udolph Virchow, the famous German pathologist, with a lot of help from fellow countrymen Rudolph Leukart (Rudolph was apparently a very popular name in Germany in those days) and Friedrich Zenker, is generally acknowledged as the person who, through basic laboratory experimentation, deciphered the essentials of the life cycle of Trichinella spiralis. All this happened from the middle 1850's to the 1870's. To do so, Virchow took advantage of serendipity; an old dog and a fresh cadaver whose muscle tissue was riddled with white flecks, just like those described by Richard Owen in 1835. Microscopic examination confirmed that the flecks were, indeed, Trichinella spiralis larvae just waiting to be eaten. Rudolph fed his poor unsuspecting canine a large quantity of this infected human muscle tissue. Days later, when he autopsied the now dead dog, he observed the enteral stage (adult worm) in the small intestine, and concluded correctly that trichinella may cause disease in humans, as well. Most importantly, Virchow discovered that if the infected meat is first heated to 137oF for 10 min, the worms were no longer infective. He experimented vigorously and wrote extensively about the life of this worm (front piece from: Lebre von den Trichinen), and began traveling around the countryside extolling the virtues of eating well-done ham and well-done other pork products, too.
The story gets a bit fuzzy from this point on, but we’ll give it a shot. Rawfleisch (lightly smoke-cured ham), an almost sacred national food specialty, and other under-cooked pork dishes, were now first-class nicht nichts, at least according to the brash and confident Rudolph. Needless to say, the German Veterinarian’s Society took some exception to the contents of his speeches and eventually assigned a vet to follow him about and loudly contradict his statements. Rudy quickly grew weary of such potentially harmful public relations hype, and eventually rose to the occasion. One day, unbeknownst to his unworthy opponent, Virchow brought him a “special” surprise package. He loudly announced to the gathering tumult the full contents of the smallish, brown paper-wrapped object in his hand - a piece of fresh, rawfleisch au trichinella. The now highly regarded scientist proceeded to carefully, slowly unwrap it and hold it out, offering it to the now stunned vet. A pregnant silence could be heard all the way back to Berlin. The nay-sayer, after just a few seconds of carefully measured introspective thought, all the while eyeing the meat, then eyeing Rudolph’s devilishly sinister smiling face urging him to accept his "gift," then to the meat again, and so on, finally sprecht: "Nein"! over the chant of the crowd noise that sounded something like: "Esse, esse, esse." Thusly, did the veterinarian decline to dein.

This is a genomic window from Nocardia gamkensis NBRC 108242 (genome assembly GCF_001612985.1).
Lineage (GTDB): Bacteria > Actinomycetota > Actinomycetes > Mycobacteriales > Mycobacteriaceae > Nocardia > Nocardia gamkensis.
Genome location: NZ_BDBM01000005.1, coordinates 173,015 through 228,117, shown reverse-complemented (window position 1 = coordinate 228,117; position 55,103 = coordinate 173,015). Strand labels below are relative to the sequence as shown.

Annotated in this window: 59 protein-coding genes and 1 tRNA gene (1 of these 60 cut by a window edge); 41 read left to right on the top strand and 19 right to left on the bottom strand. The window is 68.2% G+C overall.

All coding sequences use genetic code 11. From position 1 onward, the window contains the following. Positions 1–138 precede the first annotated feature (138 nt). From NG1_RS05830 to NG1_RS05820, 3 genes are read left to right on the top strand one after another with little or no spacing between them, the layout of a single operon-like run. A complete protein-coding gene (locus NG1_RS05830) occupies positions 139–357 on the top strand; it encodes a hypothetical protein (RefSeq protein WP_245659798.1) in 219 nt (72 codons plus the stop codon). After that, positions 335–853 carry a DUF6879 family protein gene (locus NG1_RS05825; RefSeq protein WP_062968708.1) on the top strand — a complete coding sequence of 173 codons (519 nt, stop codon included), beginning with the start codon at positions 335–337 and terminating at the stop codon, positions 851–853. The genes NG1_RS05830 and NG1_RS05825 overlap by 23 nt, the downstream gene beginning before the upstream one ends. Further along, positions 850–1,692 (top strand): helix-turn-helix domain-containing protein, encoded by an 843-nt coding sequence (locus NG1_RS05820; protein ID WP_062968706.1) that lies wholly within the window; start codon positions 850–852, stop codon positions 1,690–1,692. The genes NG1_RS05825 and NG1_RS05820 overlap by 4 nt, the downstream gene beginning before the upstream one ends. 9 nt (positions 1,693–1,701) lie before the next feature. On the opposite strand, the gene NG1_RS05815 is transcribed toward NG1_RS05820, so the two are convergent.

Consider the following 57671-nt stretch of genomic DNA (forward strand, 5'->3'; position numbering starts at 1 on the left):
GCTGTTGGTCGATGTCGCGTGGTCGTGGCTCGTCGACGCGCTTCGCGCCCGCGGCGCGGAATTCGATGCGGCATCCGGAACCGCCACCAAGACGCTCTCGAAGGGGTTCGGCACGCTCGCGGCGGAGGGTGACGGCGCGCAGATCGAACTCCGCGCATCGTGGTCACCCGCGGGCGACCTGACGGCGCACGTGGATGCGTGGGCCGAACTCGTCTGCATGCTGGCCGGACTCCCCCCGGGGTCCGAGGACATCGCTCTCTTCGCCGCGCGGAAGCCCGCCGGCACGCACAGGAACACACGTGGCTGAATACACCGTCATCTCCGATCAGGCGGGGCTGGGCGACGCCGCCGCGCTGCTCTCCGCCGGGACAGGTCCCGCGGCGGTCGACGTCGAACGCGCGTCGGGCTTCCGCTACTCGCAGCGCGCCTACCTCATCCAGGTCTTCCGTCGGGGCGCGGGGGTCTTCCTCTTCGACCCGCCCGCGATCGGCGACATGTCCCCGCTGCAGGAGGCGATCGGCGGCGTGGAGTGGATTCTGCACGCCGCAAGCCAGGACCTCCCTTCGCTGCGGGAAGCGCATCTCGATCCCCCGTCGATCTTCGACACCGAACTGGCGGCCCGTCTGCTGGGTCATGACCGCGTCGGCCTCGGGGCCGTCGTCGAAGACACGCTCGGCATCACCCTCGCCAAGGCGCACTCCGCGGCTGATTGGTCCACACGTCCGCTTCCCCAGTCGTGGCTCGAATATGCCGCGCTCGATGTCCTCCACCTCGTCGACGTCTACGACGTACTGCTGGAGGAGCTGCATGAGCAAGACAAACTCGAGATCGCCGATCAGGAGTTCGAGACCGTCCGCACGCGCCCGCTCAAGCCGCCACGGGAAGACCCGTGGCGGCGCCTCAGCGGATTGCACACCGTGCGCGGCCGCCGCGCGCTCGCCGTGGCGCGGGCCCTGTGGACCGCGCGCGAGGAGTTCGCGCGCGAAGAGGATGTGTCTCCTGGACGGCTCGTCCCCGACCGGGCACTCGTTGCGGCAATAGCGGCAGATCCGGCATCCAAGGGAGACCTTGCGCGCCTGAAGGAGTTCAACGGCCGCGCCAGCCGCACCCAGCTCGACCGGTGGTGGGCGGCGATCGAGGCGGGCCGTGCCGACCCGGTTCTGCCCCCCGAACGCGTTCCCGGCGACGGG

Needless to say, Rudolph’s reputation as a pathologist grew faster after this incident, and as the result, he became more and more pro-active. He even went so far as to become a member of the prestigious Rathause. While expounding one day before that distinguished political body, he inadvertently managed to argue against a policy coveted by none other than Baron von Bismarck, himself; a grosse-nicht nicht! As the offended person, the good Baron challenged Virchow to a duel, and this gave Virchow the first choice of weapons. The story goes on that Rudolph chose sausages, one with and one without you-know-who. Upon explaining the potential lethality of his weaponry to Bismarck, the now enraged and thoroughly frustrated Baron less-than-politely declined to dine. As fate would have it, the two protagonists developed a lasting friendship - becoming kindred spirits. In light of the fact that both rose to their respective stations in life by first studying and then employing pathology of one sort or another, it's easy to see what fuelled the chemistry between them.